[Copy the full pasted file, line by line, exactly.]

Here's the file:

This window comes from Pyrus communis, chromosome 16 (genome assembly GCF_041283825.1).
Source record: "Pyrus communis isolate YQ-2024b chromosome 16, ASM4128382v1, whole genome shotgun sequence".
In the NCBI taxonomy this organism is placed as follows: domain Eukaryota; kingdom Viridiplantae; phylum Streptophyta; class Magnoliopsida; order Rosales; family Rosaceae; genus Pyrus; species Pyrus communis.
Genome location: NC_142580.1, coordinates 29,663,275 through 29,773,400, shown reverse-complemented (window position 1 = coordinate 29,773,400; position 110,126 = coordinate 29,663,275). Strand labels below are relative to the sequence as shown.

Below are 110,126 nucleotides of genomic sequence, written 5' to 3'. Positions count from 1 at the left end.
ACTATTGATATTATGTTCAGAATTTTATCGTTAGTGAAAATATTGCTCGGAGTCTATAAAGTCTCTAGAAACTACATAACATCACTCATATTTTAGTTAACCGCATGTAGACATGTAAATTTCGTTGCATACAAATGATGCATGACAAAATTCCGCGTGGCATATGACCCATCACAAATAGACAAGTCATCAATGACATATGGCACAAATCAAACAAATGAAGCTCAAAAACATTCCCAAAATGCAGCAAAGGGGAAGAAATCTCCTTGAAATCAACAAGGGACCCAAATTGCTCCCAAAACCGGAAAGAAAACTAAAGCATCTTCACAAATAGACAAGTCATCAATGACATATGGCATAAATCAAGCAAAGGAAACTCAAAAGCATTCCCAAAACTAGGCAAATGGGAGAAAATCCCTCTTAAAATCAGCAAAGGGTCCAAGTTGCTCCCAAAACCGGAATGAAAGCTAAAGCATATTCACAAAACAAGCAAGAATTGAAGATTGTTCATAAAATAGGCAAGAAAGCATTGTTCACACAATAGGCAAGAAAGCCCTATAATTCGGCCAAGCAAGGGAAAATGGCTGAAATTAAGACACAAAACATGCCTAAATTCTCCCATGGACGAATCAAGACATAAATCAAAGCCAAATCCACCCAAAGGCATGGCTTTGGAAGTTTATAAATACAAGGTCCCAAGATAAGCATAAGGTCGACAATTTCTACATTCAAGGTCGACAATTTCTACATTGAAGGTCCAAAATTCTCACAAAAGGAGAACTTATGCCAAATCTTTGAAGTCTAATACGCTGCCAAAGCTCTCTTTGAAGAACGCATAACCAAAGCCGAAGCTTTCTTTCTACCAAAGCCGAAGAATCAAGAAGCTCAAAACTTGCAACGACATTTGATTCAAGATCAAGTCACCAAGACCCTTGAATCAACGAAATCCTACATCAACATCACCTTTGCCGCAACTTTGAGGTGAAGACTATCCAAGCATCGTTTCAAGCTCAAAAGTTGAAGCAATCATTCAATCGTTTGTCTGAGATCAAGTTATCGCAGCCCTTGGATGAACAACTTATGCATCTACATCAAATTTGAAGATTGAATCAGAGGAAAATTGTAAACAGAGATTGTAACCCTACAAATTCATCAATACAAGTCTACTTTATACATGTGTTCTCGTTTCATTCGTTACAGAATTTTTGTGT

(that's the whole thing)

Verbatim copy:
This window comes from Pyrus communis, chromosome 16 (genome assembly GCF_041283825.1).
Source record: "Pyrus communis isolate YQ-2024b chromosome 16, ASM4128382v1, whole genome shotgun sequence".
In the NCBI taxonomy this organism is placed as follows: domain Eukaryota; kingdom Viridiplantae; phylum Streptophyta; class Magnoliopsida; order Rosales; family Rosaceae; genus Pyrus; species Pyrus communis.
Genome location: NC_142580.1, coordinates 29,663,275 through 29,773,400, shown reverse-complemented (window position 1 = coordinate 29,773,400; position 110,126 = coordinate 29,663,275). Strand labels below are relative to the sequence as shown.

Below are 110,126 nucleotides of genomic sequence, written 5' to 3'. Positions count from 1 at the left end.
ACTATTGATATTATGTTCAGAATTTTATCGTTAGTGAAAATATTGCTCGGAGTCTATAAAGTCTCTAGAAACTACATAACATCACTCATATTTTAGTTAACCGCATGTAGACATGTAAATTTCGTTGCATACAAATGATGCATGACAAAATTCCGCGTGGCATATGACCCATCACAAATAGACAAGTCATCAATGACATATGGCACAAATCAAACAAATGAAGCTCAAAAACATTCCCAAAATGCAGCAAAGGGGAAGAAATCTCCTTGAAATCAACAAGGGACCCAAATTGCTCCCAAAACCGGAAAGAAAACTAAAGCATCTTCACAAATAGACAAGTCATCAATGACATATGGCATAAATCAAGCAAAGGAAACTCAAAAGCATTCCCAAAACTAGGCAAATGGGAGAAAATCCCTCTTAAAATCAGCAAAGGGTCCAAGTTGCTCCCAAAACCGGAATGAAAGCTAAAGCATATTCACAAAACAAGCAAGAATTGAAGATTGTTCATAAAATAGGCAAGAAAGCATTGTTCACACAATAGGCAAGAAAGCCCTATAATTCGGCCAAGCAAGGGAAAATGGCTGAAATTAAGACACAAAACATGCCTAAATTCTCCCATGGACGAATCAAGACATAAATCAAAGCCAAATCCACCCAAAGGCATGGCTTTGGAAGTTTATAAATACAAGGTCCCAAGATAAGCATAAGGTCGACAATTTCTACATTCAAGGTCGACAATTTCTACATTGAAGGTCCAAAATTCTCACAAAAGGAGAACTTATGCCAAATCTTTGAAGTCTAATACGCTGCCAAAGCTCTCTTTGAAGAACGCATAACCAAAGCCGAAGCTTTCTTTCTACCAAAGCCGAAGAATCAAGAAGCTCAAAACTTGCAACGACATTTGATTCAAGATCAAGTCACCAAGACCCTTGAATCAACGAAATCCTACATCAACATCACCTTTGCCGCAACTTTGAGGTGAAGACTATCCAAGCATCGTTTCAAGCTCAAAAGTTGAAGCAATCATTCAATCGTTTGTCTGAGATCAAGTTATCGCAGCCCTTGGATGAACAACTTATGCATCTACATCAAATTTGAAGATTGAATCAGAGGAAAATTGTAAACAGAGATTGTAACCCTACAAATTCATCAATACAAGTCTACTTTATACATGTGTTCTCGTTTCATTCGTTACAGAATTTTTGTGT